Tonight’s Tasting: C.E.O. Red Label Cigar and Shipyard Imperial Porter

C.E.O. Red Label Cigar (5 x 50)

This is a real mystery cigar.  I think I actually bought a five-pack of C.E.O. cigars, based on a vague memory that I exclaimed, “what the hell are C.E.O. cigars?” when the package came in the mail.  I think they were an impulse buy on Cigar Monster, ordered so quickly and without investigation that I thought I was buying CAO cigars.  Since receiving them, I have used them in my humidor to place behind other “real” cigars so they don’t slide backwards when I open certain drawers.  Quite the ignominious existence for a cigar.  Today on a whim I decided to smoke one of these drawer-stops in case it turned out to be a surprise find.

I was unable to find anything about the cigar on the Internet, and that’s why I’m going to go into some extra detail here, to assist anyone in the future trying to track these down. had a little squib on it’s site, stating: “C.E.O. are impeccably constructed cigars with a diverse blend of longfiller tobaccos and wrappers spanning five nations, all aged from three to five years. Made by Arganese Cigars, we bought these cigars as a closeout and are passing the savings on to you. You get five unique cigars in all, spanning the entire range of strengths and rich tobacco flavors. Blue and Green are full; Red and Orange: medium; Yellow: mild.”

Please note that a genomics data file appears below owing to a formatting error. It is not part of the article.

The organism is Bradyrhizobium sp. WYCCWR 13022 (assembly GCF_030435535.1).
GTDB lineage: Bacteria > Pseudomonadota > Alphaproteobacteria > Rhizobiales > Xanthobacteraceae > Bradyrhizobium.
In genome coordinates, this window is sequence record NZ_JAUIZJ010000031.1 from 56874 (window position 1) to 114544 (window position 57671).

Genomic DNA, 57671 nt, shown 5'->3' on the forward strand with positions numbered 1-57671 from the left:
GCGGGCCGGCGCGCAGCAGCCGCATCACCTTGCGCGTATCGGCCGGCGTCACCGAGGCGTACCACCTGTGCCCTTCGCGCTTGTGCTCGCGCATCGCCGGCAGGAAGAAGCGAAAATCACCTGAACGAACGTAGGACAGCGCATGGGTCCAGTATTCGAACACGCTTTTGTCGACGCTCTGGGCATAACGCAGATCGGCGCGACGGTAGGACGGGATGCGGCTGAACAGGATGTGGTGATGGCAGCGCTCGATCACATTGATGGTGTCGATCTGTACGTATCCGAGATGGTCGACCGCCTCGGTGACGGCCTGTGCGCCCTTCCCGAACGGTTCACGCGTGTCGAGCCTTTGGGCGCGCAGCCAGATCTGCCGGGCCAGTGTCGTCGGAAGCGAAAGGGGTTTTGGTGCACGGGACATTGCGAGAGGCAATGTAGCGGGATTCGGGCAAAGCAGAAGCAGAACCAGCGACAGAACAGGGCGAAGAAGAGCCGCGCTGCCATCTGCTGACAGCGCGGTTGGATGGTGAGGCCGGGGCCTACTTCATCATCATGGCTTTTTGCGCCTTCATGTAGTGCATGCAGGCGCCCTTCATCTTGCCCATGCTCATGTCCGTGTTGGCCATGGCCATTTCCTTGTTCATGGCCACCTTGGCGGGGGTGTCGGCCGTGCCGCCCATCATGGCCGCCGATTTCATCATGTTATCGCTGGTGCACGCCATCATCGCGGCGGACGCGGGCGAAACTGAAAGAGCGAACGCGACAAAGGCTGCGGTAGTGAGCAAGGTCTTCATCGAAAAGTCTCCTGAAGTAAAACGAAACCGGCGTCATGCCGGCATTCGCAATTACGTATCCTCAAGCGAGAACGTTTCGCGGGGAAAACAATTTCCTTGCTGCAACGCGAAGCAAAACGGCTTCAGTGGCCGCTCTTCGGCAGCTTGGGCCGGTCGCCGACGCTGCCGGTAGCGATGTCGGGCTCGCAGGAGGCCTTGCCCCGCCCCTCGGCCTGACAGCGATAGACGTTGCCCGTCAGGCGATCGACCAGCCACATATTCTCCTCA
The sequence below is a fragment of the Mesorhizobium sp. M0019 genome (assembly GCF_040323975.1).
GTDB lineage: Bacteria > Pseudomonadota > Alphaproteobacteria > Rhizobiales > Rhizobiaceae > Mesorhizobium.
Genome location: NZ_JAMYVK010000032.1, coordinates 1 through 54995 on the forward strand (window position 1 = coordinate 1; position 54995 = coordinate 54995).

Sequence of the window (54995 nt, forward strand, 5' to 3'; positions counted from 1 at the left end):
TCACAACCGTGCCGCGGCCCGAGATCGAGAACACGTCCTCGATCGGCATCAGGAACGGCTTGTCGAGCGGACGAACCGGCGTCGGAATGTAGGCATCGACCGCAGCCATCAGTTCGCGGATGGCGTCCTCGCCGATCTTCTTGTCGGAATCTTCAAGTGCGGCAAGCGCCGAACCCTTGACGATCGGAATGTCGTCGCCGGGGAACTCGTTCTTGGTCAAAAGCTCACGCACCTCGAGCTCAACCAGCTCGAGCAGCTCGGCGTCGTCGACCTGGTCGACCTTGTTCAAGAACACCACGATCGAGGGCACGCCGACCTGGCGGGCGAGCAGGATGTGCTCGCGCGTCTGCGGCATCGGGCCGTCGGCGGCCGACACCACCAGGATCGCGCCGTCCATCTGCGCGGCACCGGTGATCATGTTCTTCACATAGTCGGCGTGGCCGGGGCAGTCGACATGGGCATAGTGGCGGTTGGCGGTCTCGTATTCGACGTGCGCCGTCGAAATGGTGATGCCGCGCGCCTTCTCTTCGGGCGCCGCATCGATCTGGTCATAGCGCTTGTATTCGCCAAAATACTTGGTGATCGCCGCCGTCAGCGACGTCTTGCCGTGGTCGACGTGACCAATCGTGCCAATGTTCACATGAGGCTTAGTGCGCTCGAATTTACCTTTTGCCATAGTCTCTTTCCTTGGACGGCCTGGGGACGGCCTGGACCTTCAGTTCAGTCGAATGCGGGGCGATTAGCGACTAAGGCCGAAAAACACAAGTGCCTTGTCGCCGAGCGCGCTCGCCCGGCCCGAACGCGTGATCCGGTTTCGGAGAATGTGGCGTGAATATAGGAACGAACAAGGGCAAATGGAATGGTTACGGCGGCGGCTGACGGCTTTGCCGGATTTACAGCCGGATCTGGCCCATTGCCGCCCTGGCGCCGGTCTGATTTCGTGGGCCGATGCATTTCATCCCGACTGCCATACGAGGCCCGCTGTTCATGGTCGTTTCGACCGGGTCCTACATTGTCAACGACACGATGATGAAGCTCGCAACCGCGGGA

With a little more investigation, I think I found why Famous Smoke Shop (the company behind Cigar Monster and Cigar Advisor) was able to buy these cigars on closeout.  Inside the cigar band is the non-functioning web address  It appears that these cigars were intended to be part of some strange multi-level marketing plan; the cigar smoker’s answer to Amway.  That also explains why the cigar band says Connoisseur Entrepreneurs Organization.

There is nothing on the Arganese Cigar site about these cigars, so it appears they are no longer manufactured.  My four remaining sticks may be real collector’s items.  Drop me a note if you want them.  Opening bid, $1,000 per.

So how was the cigar?  Actually, pretty good.  I guess if you’re going to sell a cigar at a multi-level price, and call it a connoisseur’s cigar, it had better be decent.  I could tell from the moment I cut it that it was a well constructed cigar.  The CEO red label had some real complexity, without ever becoming harsh.  Tastes of spice and chocolate, and mellow to the end.  A strong 86 on The Morris Scale.  If you ever come across one, give it a try.  I’m looking forward to trying the blue and green labels, which are supposed to be more full bodied.  I know I’ll be moving these drawer stops to a more accessible location.

Shipyard Imperial Porter – Pugsley’s Signature Series